Fat is an edible substance that plays many roles in food and cooking.
In cooking, it can bind ingredients together, it can act as a heat-transfer medium, it can prevent sticking, it can convey and enhance flavour, and it can provide texture and mouthfeel in the finished product.
In terms of nutrition, it is one of the three macronutrients in our food (the other two being protein and carbohydrates), providing energy and acting as a carrier for vital micronutrients.
Throughout most of culinary history, getting enough edible fat was a constant challenge. It’s only in the 20th century that the problem became having too much.
We like fat in everything we eat, but not in ourselves. We like to feel thin — but we don’t like our meals to.
The function of fat in food
Fat provides mouth feel and acts as a carrier for tastes and nutrients. Without it, what we are eating feels dry in the mouth, or thin and unsatisfying, as though you haven’t just finished swallowing something. Sometimes the word is even used to describe how filling a wine feels in the mouth.
Fats naturally present in flour are necessary to help the gluten be elastic and hold the carbon dioxide produced by the yeast. Adding a small amount of additional fat can in some instances increase the volume of a loaf of bread by up to 20%. But most of the increase comes with the very first amount of the added fat: so it’s not worth going crazy adding more because you won’t see a proportional increase in volume. Adding some kind of fat to a bread also helps the bread keep longer, because the fat coats the starch molecules and helps them keep moisture in longer.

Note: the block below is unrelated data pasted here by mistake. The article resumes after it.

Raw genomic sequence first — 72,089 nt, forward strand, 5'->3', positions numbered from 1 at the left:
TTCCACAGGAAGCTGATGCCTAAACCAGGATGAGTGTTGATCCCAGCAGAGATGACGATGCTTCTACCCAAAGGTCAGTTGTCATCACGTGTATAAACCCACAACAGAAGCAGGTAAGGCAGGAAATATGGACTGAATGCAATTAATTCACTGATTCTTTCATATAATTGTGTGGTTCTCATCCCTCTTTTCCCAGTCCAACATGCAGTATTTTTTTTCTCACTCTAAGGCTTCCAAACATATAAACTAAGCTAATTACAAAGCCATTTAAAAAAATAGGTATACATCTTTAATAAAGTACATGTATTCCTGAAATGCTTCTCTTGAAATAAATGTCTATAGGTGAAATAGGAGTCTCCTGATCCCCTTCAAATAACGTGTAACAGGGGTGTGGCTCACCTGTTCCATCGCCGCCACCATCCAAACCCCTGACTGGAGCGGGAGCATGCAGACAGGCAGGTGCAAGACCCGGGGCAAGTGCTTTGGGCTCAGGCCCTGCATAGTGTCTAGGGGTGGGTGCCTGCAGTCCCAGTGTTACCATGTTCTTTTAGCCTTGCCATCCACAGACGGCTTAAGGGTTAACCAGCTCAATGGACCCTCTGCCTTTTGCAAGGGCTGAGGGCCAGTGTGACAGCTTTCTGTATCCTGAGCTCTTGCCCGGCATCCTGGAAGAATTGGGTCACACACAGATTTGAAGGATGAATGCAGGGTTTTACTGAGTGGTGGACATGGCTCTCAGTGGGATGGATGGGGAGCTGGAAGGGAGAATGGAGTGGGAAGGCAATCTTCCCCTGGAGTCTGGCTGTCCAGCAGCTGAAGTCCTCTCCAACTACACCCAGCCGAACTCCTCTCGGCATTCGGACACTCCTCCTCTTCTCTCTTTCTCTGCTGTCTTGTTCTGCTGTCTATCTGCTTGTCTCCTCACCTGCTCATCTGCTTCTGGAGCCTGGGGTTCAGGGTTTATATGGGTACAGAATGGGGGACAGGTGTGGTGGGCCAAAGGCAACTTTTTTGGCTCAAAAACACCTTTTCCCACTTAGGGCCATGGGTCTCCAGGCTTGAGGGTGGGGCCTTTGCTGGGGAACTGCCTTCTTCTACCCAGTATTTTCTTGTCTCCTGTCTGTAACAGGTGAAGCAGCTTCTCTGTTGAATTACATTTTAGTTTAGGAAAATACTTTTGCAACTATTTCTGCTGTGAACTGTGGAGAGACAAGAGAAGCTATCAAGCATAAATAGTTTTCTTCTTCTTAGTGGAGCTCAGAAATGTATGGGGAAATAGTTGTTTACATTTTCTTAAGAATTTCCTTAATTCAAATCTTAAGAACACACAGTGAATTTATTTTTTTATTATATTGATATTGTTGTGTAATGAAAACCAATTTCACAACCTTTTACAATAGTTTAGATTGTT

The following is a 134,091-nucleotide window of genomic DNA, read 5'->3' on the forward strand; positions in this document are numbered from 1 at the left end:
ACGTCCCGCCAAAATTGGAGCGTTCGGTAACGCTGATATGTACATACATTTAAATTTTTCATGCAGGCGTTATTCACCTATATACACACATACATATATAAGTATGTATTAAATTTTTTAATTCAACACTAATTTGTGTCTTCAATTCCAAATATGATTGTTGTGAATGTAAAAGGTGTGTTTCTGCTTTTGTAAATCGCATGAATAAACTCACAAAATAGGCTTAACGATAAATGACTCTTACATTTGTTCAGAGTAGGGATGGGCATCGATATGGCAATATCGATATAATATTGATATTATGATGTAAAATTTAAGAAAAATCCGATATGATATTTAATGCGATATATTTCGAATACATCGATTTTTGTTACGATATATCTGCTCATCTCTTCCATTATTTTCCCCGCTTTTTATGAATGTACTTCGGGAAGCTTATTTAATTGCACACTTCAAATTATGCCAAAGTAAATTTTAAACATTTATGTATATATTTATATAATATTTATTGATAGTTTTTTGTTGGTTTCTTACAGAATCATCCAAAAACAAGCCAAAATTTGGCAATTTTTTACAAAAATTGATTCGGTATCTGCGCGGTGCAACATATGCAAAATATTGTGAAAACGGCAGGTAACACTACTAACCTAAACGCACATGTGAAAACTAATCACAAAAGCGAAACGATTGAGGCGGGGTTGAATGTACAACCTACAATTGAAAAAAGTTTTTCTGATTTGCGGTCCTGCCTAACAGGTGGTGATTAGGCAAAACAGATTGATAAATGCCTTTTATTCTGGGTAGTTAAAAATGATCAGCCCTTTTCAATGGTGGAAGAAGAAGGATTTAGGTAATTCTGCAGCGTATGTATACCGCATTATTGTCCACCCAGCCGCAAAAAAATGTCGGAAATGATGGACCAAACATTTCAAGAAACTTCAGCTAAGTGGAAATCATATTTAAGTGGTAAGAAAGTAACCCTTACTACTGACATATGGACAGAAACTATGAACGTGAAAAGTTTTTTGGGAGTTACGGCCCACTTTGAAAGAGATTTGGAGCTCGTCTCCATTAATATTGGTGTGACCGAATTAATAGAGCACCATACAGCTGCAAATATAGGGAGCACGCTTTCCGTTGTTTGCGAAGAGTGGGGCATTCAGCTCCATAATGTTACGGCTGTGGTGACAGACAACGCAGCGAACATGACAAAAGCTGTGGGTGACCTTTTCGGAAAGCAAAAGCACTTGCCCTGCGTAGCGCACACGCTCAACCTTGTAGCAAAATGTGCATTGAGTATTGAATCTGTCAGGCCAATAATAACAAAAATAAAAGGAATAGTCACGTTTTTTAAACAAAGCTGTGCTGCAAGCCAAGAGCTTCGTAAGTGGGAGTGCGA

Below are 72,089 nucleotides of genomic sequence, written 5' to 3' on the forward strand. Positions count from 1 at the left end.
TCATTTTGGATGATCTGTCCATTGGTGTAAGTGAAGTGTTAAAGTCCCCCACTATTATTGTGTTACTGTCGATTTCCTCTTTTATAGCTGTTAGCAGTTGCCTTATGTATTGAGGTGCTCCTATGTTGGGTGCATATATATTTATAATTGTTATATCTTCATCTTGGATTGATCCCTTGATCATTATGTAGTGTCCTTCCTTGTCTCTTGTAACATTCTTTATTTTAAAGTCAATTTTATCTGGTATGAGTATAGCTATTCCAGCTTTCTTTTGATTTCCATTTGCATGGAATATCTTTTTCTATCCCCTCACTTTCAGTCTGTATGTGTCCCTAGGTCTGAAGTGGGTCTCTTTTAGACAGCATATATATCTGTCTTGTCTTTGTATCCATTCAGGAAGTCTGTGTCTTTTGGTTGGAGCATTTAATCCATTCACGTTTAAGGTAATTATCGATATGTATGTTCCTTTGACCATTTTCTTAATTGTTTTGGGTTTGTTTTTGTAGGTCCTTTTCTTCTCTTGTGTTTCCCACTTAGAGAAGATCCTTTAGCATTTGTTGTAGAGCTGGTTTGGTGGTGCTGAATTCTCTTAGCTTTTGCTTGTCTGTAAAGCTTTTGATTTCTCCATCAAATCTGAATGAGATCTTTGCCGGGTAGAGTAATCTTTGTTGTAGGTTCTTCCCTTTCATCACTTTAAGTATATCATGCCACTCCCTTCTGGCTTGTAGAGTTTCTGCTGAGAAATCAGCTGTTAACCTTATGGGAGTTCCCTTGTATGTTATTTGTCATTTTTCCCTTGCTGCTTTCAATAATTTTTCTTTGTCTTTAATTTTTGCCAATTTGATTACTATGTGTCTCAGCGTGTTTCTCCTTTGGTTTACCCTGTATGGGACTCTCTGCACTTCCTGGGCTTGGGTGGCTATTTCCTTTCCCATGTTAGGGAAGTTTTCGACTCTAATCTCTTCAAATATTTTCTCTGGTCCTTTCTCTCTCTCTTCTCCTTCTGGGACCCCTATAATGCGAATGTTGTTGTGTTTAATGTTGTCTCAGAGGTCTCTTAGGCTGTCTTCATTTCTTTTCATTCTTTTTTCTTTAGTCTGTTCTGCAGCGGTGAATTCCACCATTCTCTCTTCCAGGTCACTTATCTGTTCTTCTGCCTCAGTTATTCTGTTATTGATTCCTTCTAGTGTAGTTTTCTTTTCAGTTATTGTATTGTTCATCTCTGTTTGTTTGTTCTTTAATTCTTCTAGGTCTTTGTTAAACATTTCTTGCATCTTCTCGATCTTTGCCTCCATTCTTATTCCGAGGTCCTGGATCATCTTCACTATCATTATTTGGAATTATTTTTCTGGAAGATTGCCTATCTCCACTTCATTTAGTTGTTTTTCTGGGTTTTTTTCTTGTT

Fat makes pastry tender because it coats the gluten in the dough, so that the gluten strands can’t adhere well to each other, which would make a “tough” crust.
All edible fats have 9 calories per gram of fat (120 calories per tablespoon).
Some fat in the diet is absolutely essential to the body. Without it, the body can’t absorb certain fat-soluble vitamins such as A, D, E and K.
The current thinking is that the worst fat of all is not saturated fat, or an animal fat, but rather man-made trans-fats.
The real kicker is when you remember all the fuss about how bad butter was for you because it was animal fat. Food writers everywhere duly parroted and trumpeted the news, causing many people to switch to margarine for health reasons as urged to by doctors, scientists, food writers and all the health industry. Oops. Turned out that margarine as made at the time was just about the worst thing you could do for your body: it was bursting with trans-fats from making the oils solid at room temperature. Those who had given up their beloved butter must have been very cross indeed. Those who continued frying in bacon fat and butter while being lectured by people who fried in margarine must have had a hard time suppressing their smiles.
Literature & Lore
An ad that ran in many American newspapers in September 1947 said:
“Yes, used fats are still needed, says Clementine Paddleford, Food Editor of This Week. Here’s the answer to you women who’re wondering if you should still save used fats! Secretary of Agriculture Clinton P. Anderson says, “It is still necessary to conserve every pound of fat, since the over-all fat supply situation is little better now than it was last year.” You see, many things we use require industrial fats or their products, and there aren’t enough fats in the world to go around, as yet. So every pound we women of America can save will help. Please… keep up the good work until we’ve got this situation really licked. Keep turning in your used fats. — American Fat Salvage Committee, Inc
“And ye shall eat the fat of the land.” Genesis 45:18.
Sygo, Jennifer. It’s high time to end the war on dietary fats. Montreal, Canada: Montreal Gazette. 29 June 2011.